Monday, 30 April 2012

The Men Who Stare at Goats by Jon Ronson (4/5)

The back says: In 1979 a secret unit was established by the US Army. Defying all known military practice – and indeed the laws of physics – they believed that a soldier could adopt a cloak of invisibility, pass cleanly through walls, and, perhaps most chillingly, kill goats just by staring at them. They were the First Earth Battalion. And they really weren’t joking. What’s more, they’re back and fighting the War on Terror. So unbelievable it has to be true – this is the real-life account that inspired the film. 

I say: Oh deary me.

*puts on tinfoil hat*

I vaguely remember a work colleague telling me that he was going to see a film about men who stare at goats, and me laughing in response, not paying it any further mind. So, when I came across this in the book store a few weeks ago, I thought I’d buy it. And glad am I that I did.

Supposedly this is all based on the truth, and that is as far as I am going to go in regards to the credibility of the stories in this book.

This is, essentially, every conspiracy theorist's dream.

Ronson talks about men who are able to kill goats (and hamsters) simply by staring at them, people who are able to see what’s going on in other parts of the world, soldiers using sound and light to torture their prisoners, and so on and so forth. Some of these stories are way out there, whereas others are of things that have been confirmed and documented, and it’s up to reader to decide how much of it they want to believe.

One of the main reasons why this was so interesting to me was that when I was younger I wanted to be a soldier. But due to health issues, that was never going to happen, so I studied war instead. It sounds weird saying that war fascinates me, but it does – the way human beings behave; and the way they justify their actions and thoughts – and since one of my goals in life used to be a part of a think tank, I loved all the alleged military secrets unveiled.

Even if you’re not interested in war or the military, this is still a fascinating read, full of absurdities and humour. And although the insanity levels hit such extreme highs I couldn’t help but laugh at them, I can’t get away from the fact that this book is also very unnerving.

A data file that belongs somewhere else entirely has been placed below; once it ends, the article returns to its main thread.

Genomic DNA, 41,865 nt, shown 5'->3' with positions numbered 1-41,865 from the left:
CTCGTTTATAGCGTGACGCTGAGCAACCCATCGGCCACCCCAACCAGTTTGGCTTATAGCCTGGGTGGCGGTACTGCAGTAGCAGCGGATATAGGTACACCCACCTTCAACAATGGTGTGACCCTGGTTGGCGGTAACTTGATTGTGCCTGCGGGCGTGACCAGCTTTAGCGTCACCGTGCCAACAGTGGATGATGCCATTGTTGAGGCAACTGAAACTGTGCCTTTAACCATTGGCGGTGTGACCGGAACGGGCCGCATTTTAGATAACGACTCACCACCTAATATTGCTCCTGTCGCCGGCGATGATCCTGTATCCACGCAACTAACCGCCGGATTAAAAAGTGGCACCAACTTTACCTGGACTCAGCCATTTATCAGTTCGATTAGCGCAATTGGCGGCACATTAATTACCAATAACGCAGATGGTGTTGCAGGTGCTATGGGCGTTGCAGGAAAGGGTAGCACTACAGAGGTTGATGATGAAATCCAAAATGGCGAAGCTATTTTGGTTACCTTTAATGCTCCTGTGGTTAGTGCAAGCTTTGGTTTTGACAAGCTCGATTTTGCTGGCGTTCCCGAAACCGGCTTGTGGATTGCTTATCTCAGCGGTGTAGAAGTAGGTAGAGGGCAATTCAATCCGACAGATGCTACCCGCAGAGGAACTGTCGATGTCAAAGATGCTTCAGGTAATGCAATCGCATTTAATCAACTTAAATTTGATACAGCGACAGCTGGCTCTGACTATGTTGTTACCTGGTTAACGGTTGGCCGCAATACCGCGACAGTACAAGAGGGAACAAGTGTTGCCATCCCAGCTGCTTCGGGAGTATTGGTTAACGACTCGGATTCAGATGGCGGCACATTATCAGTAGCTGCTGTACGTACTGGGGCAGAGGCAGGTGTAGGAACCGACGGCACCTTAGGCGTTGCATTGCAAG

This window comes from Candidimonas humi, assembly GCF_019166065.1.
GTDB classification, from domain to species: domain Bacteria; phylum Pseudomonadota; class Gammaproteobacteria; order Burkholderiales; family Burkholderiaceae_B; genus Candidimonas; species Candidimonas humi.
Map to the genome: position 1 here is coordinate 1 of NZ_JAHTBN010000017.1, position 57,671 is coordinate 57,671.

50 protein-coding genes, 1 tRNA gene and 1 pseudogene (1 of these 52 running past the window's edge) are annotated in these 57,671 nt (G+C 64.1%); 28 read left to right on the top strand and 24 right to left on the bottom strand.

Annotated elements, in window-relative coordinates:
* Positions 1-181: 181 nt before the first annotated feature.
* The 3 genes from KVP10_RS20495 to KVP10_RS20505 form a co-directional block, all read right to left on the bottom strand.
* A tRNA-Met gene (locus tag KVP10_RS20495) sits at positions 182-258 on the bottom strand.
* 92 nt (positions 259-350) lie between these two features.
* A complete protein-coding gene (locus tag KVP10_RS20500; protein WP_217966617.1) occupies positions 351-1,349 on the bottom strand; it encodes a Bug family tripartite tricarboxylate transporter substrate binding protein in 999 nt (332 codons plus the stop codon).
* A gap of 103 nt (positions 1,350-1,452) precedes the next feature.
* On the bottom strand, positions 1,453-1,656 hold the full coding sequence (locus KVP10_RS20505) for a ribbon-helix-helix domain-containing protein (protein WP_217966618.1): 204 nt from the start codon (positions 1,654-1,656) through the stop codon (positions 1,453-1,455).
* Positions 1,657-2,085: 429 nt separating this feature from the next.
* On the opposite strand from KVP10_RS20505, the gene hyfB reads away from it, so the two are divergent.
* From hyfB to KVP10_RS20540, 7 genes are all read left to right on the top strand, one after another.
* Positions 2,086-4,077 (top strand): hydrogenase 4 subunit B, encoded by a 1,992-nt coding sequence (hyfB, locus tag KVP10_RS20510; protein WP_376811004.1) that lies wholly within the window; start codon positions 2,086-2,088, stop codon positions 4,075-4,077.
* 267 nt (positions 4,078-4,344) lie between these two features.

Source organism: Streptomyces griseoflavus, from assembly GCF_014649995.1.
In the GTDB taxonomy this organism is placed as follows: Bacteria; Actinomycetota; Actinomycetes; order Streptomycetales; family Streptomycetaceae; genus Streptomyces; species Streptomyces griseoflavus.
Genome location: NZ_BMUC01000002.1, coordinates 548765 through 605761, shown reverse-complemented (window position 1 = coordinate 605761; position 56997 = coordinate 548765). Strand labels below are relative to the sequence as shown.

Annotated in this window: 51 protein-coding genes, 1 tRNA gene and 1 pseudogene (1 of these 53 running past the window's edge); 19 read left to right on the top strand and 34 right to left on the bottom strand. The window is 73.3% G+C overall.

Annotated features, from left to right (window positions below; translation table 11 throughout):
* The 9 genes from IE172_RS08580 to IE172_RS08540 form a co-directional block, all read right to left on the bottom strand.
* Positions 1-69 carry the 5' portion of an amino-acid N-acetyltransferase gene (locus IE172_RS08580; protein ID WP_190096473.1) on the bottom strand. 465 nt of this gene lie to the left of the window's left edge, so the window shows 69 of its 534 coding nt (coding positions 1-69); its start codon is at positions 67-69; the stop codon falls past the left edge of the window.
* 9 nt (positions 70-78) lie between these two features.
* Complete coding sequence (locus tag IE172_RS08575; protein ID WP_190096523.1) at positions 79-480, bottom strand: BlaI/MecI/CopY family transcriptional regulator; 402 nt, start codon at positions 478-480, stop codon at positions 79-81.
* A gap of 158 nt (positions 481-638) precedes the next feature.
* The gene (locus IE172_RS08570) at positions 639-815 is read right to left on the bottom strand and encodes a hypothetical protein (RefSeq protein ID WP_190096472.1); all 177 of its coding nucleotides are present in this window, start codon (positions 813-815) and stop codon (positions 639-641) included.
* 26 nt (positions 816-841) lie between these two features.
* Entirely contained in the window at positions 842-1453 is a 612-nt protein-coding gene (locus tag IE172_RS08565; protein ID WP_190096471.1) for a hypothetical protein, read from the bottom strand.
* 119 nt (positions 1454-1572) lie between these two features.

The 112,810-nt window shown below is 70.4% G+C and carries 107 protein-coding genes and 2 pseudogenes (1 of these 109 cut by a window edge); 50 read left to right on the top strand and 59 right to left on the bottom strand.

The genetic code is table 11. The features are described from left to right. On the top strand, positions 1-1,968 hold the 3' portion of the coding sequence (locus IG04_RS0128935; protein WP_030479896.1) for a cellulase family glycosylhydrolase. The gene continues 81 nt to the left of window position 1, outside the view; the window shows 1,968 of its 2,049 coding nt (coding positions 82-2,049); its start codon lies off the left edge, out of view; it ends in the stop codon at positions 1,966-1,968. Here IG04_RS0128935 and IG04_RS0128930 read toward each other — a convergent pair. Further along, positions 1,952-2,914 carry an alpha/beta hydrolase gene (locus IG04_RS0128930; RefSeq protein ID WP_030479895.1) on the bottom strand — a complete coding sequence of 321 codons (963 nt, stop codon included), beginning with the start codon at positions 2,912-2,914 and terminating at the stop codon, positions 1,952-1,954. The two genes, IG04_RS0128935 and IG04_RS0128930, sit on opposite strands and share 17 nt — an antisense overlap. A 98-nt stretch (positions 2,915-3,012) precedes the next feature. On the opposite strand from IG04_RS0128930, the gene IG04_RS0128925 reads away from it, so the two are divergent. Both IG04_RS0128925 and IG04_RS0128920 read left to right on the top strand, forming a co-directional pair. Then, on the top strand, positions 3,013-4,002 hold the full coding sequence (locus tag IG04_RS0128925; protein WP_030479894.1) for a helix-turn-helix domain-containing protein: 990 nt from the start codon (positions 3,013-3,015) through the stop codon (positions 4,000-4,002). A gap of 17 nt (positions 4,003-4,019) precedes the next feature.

*adjusts tin foil hat*

Aside: I saw the film and it was bad. Really bad.

Sunday, 29 April 2012

Black Jesus by Simone Felice (2.5/5)

The back says: A young marine returns home from Iraq, blinded and scarred by a roadside bomb and harbouring a terrible secret. He saw something in Iraq that can never be erased and the knowledge of it is slowing driving him mad. Called Black Jesus by his fellow soldiers on account of his name being Lionel White and his birthday being Christmas Day, he has returned to his decaying home town to sit in the back of his mother's junkshop, drop Oxycontin and try to forget what he knows. Into his life one day rides Gloria, a young dancer with a mysterious past and shocking injuries of her own, who is fleeing darkness and violence of a different kind. Together they might just be able to make one life whole again.

Part love story, part protest at the broken promises lying at the heart of the American Dream, Black Jesus is a passionate, twisted hymn to the marginalised and forgotten.

I say: I need to start off by saying that I knew when I bought this book that I probably wasn’t going to like it. But it was all in the name of pushing my reading boundaries and trying literature that I’m usually prejudiced against.

I like reading about war, and even the aftermath of war, so that’s not an issue. What I don’t like reading is when, what I perceive as, the author’s negative opinions about war are so blatant that they overshadow the entire story. It felt like I was constantly being hit over the head that war is bad and see how it destroyed this young man’s life every time Black Jesus was mentioned.

It was just too much.

Gloria’s story started out interesting enough, but as soon as she met Black Jesus she was sucked into that vortex of sentimentality (for lack of a better word) and started to bore me.

However, it was a quick enough read that alternated between first following Black Jesus and Gloria, and then life in Gay Paris, NY (where they live) and life in Venice Beach, CA (where Gloria escaped from). If I had to choose, I would rather have had Felice write about the junkie Bebop who walked the streets of Venice Beach playing his recorder. Now that was a man who probably had stories to tell.